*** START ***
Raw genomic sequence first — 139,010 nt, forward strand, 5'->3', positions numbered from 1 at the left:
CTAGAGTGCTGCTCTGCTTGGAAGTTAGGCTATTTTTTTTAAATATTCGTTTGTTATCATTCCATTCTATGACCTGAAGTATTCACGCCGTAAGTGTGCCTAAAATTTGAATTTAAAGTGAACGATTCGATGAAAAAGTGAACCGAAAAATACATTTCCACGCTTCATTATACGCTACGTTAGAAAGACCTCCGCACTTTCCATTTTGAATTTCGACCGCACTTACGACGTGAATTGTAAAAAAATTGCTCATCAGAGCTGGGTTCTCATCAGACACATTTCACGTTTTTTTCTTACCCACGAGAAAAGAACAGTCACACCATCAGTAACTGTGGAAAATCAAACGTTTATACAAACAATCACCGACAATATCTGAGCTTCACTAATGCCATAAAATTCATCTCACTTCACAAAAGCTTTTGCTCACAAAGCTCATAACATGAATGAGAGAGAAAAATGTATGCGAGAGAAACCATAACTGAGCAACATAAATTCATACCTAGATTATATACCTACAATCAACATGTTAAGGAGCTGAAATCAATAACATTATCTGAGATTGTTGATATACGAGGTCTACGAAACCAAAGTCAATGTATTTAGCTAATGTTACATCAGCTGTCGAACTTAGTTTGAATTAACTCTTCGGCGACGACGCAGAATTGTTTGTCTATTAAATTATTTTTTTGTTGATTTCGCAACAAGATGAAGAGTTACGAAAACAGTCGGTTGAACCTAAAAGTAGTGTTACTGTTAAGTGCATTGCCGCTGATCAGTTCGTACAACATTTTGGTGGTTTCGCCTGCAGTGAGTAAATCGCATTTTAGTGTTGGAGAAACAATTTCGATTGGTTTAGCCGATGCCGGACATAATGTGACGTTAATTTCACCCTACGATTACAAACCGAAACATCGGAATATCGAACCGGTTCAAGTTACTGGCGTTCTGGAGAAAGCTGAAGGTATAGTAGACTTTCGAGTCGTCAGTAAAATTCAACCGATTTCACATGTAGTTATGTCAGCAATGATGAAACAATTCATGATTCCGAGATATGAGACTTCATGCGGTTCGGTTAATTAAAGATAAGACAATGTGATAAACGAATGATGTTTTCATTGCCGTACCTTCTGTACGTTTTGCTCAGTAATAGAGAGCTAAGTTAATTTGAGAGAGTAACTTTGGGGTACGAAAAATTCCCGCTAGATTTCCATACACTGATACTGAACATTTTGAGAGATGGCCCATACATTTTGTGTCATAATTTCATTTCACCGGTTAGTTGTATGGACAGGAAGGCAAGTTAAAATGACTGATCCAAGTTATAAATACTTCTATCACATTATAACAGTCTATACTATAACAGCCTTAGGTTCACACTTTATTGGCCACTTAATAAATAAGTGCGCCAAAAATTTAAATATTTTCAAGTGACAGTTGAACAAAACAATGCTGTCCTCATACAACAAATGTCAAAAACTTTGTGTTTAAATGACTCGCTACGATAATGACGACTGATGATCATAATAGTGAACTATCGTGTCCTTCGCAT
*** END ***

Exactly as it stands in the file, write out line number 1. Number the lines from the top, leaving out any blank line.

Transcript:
Raw genomic sequence first — 139,010 nt, forward strand, 5'->3', positions numbered from 1 at the left: